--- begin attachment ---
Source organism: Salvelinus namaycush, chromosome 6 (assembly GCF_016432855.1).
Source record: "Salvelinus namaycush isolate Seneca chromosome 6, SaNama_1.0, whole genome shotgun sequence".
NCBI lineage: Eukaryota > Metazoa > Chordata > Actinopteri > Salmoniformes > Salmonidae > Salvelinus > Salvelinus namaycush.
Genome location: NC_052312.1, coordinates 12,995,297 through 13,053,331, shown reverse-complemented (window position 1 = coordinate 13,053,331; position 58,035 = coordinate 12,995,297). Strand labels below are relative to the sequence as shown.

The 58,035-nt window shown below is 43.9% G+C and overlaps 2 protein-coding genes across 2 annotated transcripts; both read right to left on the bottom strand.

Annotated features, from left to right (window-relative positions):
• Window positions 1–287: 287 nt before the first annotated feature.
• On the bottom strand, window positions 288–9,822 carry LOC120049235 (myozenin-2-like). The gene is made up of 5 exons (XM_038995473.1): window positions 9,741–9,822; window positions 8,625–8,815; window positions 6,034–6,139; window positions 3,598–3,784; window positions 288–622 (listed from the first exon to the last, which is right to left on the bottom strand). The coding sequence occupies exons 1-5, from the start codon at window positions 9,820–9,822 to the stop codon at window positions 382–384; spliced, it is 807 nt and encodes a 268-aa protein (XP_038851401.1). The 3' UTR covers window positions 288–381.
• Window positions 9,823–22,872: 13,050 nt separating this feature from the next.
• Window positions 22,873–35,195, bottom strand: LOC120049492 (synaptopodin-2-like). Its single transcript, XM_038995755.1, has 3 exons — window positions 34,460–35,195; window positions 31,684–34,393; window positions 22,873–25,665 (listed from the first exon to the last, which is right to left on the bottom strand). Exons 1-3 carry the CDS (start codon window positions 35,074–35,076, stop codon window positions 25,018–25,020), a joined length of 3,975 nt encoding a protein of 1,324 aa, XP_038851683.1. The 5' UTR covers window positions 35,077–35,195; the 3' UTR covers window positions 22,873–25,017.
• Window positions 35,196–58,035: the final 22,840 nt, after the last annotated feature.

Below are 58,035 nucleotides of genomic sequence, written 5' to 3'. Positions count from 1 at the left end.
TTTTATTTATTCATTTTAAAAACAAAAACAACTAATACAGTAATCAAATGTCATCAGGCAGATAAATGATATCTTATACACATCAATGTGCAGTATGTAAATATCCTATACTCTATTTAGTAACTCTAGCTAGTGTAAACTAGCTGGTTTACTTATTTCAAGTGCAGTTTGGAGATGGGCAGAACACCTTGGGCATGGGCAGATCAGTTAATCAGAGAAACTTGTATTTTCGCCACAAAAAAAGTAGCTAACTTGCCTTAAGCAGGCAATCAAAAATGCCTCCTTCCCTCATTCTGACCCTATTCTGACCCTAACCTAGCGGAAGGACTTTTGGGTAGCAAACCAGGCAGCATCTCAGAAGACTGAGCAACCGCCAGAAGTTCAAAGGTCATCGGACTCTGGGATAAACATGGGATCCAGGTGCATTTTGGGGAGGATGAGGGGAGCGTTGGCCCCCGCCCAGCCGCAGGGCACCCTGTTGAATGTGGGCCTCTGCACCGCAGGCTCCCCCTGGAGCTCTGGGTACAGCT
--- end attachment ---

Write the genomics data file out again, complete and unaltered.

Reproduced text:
Source organism: Salvelinus namaycush, chromosome 6 (assembly GCF_016432855.1).
Source record: "Salvelinus namaycush isolate Seneca chromosome 6, SaNama_1.0, whole genome shotgun sequence".
NCBI lineage: Eukaryota > Metazoa > Chordata > Actinopteri > Salmoniformes > Salmonidae > Salvelinus > Salvelinus namaycush.
Genome location: NC_052312.1, coordinates 12,995,297 through 13,053,331, shown reverse-complemented (window position 1 = coordinate 13,053,331; position 58,035 = coordinate 12,995,297). Strand labels below are relative to the sequence as shown.

The 58,035-nt window shown below is 43.9% G+C and overlaps 2 protein-coding genes across 2 annotated transcripts; both read right to left on the bottom strand.

Annotated features, from left to right (window-relative positions):
• Window positions 1–287: 287 nt before the first annotated feature.
• On the bottom strand, window positions 288–9,822 carry LOC120049235 (myozenin-2-like). The gene is made up of 5 exons (XM_038995473.1): window positions 9,741–9,822; window positions 8,625–8,815; window positions 6,034–6,139; window positions 3,598–3,784; window positions 288–622 (listed from the first exon to the last, which is right to left on the bottom strand). The coding sequence occupies exons 1-5, from the start codon at window positions 9,820–9,822 to the stop codon at window positions 382–384; spliced, it is 807 nt and encodes a 268-aa protein (XP_038851401.1). The 3' UTR covers window positions 288–381.
• Window positions 9,823–22,872: 13,050 nt separating this feature from the next.
• Window positions 22,873–35,195, bottom strand: LOC120049492 (synaptopodin-2-like). Its single transcript, XM_038995755.1, has 3 exons — window positions 34,460–35,195; window positions 31,684–34,393; window positions 22,873–25,665 (listed from the first exon to the last, which is right to left on the bottom strand). Exons 1-3 carry the CDS (start codon window positions 35,074–35,076, stop codon window positions 25,018–25,020), a joined length of 3,975 nt encoding a protein of 1,324 aa, XP_038851683.1. The 5' UTR covers window positions 35,077–35,195; the 3' UTR covers window positions 22,873–25,017.
• Window positions 35,196–58,035: the final 22,840 nt, after the last annotated feature.

Below are 58,035 nucleotides of genomic sequence, written 5' to 3'. Positions count from 1 at the left end.
TTTTATTTATTCATTTTAAAAACAAAAACAACTAATACAGTAATCAAATGTCATCAGGCAGATAAATGATATCTTATACACATCAATGTGCAGTATGTAAATATCCTATACTCTATTTAGTAACTCTAGCTAGTGTAAACTAGCTGGTTTACTTATTTCAAGTGCAGTTTGGAGATGGGCAGAACACCTTGGGCATGGGCAGATCAGTTAATCAGAGAAACTTGTATTTTCGCCACAAAAAAAGTAGCTAACTTGCCTTAAGCAGGCAATCAAAAATGCCTCCTTCCCTCATTCTGACCCTATTCTGACCCTAACCTAGCGGAAGGACTTTTGGGTAGCAAACCAGGCAGCATCTCAGAAGACTGAGCAACCGCCAGAAGTTCAAAGGTCATCGGACTCTGGGATAAACATGGGATCCAGGTGCATTTTGGGGAGGATGAGGGGAGCGTTGGCCCCCGCCCAGCCGCAGGGCACCCTGTTGAATGTGGGCCTCTGCACCGCAGGCTCCCCCTGGAGCTCTGGGTACAGCT